Girgenti: Unite against the violent

R. Colin Fly

“Free nations have a duty to defend our people by uniting against the violent,” President Bushsaid last Monday as he issued an ultimatum to Saddam Hussein. In the ultimatum, he demanded that Saddam Hussein go into voluntary exile in order to avoid a war. Even if Hussein had gone into exile, there is no question that the United States would have gone to war. Without Hussein in Iraq to provide some kind of stability, there would be a civil war between his various generals, and President Bush could use that as an excuse to intervene. So an invasion of Iraq was a foregone conclusion.

Now, let’s return to those words spoken by the president last Monday. As of this moment, I can only think of two countries that are threatening to use weapons of mass destruction on any other country. At the moment, there are two countries that are being aggressive on the world stage. Both these countries have expressed a willingness to use nuclear weapons if they feel it is necessary. One of these countries is threatening to attack its neighbors, while the other one has invaded a nation far away from it. It would seem that there are two very violent countries in the world right now, and the rest of the “free nations” must do something to stop their violence. These two nations are North Korea and the United States.

Since when have American values been about aggression and violence? When did that happen? Officially, American values have always been “life, liberty, and the pursuit of happiness,” to quote that old piece of paper, the Constitution. Let me quote that tattered parchment again: “all treaties made … under the authority of the United States shall be the supreme law of the land.” To paraphrase the treaty under which the United Nations was formed, no nation may undertake military action except with a mandate from the United Nations or when that nation is engaging in self defense when it has been invaded.

Is Iraq about to invade the United States? Iraq’s missiles can barely make it across its borders, let alone halfway around world. If Iraq has weapons of mass destruction, why is it that the CIA can’t find them? Much of the information given by the CIA to the inspectors turned out to be inaccurate. If there is such a wealth of evidence that Iraq must be invaded, why did Colin Powell’s last address to the United Nations relied on evidence that has been proven to be fraudulent? Is not, then, this invasion of Iraq illegal under both international law and domestic law?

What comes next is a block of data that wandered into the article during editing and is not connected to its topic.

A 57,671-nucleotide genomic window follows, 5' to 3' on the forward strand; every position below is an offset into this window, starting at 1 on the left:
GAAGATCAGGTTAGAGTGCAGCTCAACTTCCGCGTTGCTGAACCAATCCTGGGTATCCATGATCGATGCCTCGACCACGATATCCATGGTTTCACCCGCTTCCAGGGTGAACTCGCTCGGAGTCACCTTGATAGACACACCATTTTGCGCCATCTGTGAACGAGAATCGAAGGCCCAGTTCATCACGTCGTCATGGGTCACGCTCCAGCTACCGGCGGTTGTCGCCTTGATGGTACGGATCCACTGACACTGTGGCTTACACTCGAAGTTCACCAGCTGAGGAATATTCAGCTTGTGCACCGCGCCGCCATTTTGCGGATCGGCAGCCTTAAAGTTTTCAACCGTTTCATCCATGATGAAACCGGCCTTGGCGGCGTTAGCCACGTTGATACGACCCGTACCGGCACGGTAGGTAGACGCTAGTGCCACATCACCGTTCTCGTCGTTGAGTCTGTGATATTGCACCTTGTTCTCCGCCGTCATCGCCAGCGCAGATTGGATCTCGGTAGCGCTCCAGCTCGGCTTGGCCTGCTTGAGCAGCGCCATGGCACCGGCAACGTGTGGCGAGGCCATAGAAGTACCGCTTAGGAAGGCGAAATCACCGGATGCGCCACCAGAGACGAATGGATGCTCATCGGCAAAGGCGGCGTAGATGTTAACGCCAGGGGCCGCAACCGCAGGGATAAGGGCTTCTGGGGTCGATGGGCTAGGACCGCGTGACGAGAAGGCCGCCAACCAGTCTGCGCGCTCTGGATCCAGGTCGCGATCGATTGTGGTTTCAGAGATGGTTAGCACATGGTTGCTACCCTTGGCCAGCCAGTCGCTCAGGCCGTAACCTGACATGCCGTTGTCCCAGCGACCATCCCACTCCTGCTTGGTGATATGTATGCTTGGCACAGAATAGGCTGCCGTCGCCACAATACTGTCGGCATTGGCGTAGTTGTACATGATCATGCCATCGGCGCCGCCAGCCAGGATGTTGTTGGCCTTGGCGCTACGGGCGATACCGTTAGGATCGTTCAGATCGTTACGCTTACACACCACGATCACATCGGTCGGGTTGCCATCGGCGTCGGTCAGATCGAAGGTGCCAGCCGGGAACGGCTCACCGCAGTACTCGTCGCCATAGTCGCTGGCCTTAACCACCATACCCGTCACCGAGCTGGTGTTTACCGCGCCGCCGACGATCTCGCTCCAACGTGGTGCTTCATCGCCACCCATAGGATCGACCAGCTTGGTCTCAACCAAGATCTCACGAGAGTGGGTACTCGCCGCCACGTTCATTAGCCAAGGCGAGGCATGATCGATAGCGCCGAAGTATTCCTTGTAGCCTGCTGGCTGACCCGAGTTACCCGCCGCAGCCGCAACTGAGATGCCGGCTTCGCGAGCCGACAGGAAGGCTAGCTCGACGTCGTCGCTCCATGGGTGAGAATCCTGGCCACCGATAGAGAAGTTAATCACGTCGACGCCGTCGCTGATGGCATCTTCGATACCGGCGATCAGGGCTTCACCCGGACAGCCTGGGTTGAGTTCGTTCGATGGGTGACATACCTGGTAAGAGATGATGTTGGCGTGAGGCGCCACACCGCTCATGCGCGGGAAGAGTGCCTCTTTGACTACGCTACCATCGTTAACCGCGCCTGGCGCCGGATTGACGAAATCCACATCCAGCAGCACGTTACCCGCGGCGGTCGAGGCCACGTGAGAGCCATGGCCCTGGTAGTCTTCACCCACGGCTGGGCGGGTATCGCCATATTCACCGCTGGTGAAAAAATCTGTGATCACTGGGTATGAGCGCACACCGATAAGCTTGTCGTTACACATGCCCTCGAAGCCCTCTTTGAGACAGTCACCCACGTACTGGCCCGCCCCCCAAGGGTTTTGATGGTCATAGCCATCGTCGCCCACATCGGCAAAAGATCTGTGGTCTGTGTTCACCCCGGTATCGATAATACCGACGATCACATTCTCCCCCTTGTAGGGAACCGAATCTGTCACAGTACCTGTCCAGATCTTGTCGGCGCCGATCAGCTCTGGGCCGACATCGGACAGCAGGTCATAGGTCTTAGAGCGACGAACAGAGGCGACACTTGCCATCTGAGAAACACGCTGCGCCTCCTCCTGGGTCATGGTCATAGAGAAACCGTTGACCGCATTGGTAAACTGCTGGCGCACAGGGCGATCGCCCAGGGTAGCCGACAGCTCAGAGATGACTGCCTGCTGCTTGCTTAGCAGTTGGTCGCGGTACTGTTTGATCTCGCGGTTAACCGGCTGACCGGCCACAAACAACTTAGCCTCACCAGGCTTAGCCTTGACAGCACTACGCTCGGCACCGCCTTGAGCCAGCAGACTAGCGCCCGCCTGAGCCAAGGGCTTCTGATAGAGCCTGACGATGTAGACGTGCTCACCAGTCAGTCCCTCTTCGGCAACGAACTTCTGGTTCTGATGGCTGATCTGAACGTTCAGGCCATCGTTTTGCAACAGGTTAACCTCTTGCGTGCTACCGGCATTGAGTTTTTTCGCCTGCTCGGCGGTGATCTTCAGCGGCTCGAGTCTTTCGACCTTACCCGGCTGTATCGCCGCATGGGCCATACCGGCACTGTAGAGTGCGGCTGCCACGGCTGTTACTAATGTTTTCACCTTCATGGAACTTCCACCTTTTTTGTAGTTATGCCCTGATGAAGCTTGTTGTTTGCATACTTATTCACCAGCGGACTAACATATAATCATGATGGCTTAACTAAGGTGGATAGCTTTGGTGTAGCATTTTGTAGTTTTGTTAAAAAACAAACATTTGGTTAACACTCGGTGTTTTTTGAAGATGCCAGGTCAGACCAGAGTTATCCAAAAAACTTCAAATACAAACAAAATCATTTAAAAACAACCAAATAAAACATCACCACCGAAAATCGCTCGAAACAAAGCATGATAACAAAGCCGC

President Bush also talked about bringing democracy to Iraq, creating a domino effect, thus bringing democracy to the region. According to a March 14 article in the Los Angeles Times, a report leaked from the State Department indicates that the department highly doubts that democracies will spread throughout the Middle East in the manner the president suggests. In fact, the report suggests that bringing about a truly democratic government in Iraq would likely result in a government run by extremist Muslims who hate the United States. According to Jonathan Granoff, the president of Global Securities Institute who spoke at Villanova Tuesday night, the best way to deal with weapons of mass destruction in Iraq would have been to bring more weapons inspectors in to the point that Hussein could not possibly deceive them all. The result would be that the most dangerous weapons would be found and destroyed, forcing Hussein to comply with the UN resolutions. Granoff also talked about the Project for the New American Century, a group that has been trying to push the United States into a war with Iraq for the last 10 years in order to bring about American hegemony in the region.

Finally, let us consider the accusation most often pointed at the Bush administration, that this war is for oil. This war isn’t just about oil though, it’s also about making a lot of CEOs very wealthy. A plan has been drawn up for the rebuilding of Iraq-after the United States drops more bombs on the country than were dropped in all of World War II-that calls for American corporations to use American tax dollars to create a new infrastructure. Interestingly enough, Dick Cheney’s own company, Halliburton, is one of those companies.

Halliburton has been buying oil from Iraq since the end of the Persian Gulf War, helping to prop up Saddam Hussein’s dictatorship.

So we are now at war, illegally and unconstitutionally, with a third-world nation, of which half the population is under the age of 15; we are dropping more bombs than ever before, yet the administration insists that civilian casualties will magically be minimal; the vice president is profiteering, and the whole world hates us. That’s pretty impressive for a first term. Who wants to see what the president can manage in a second term?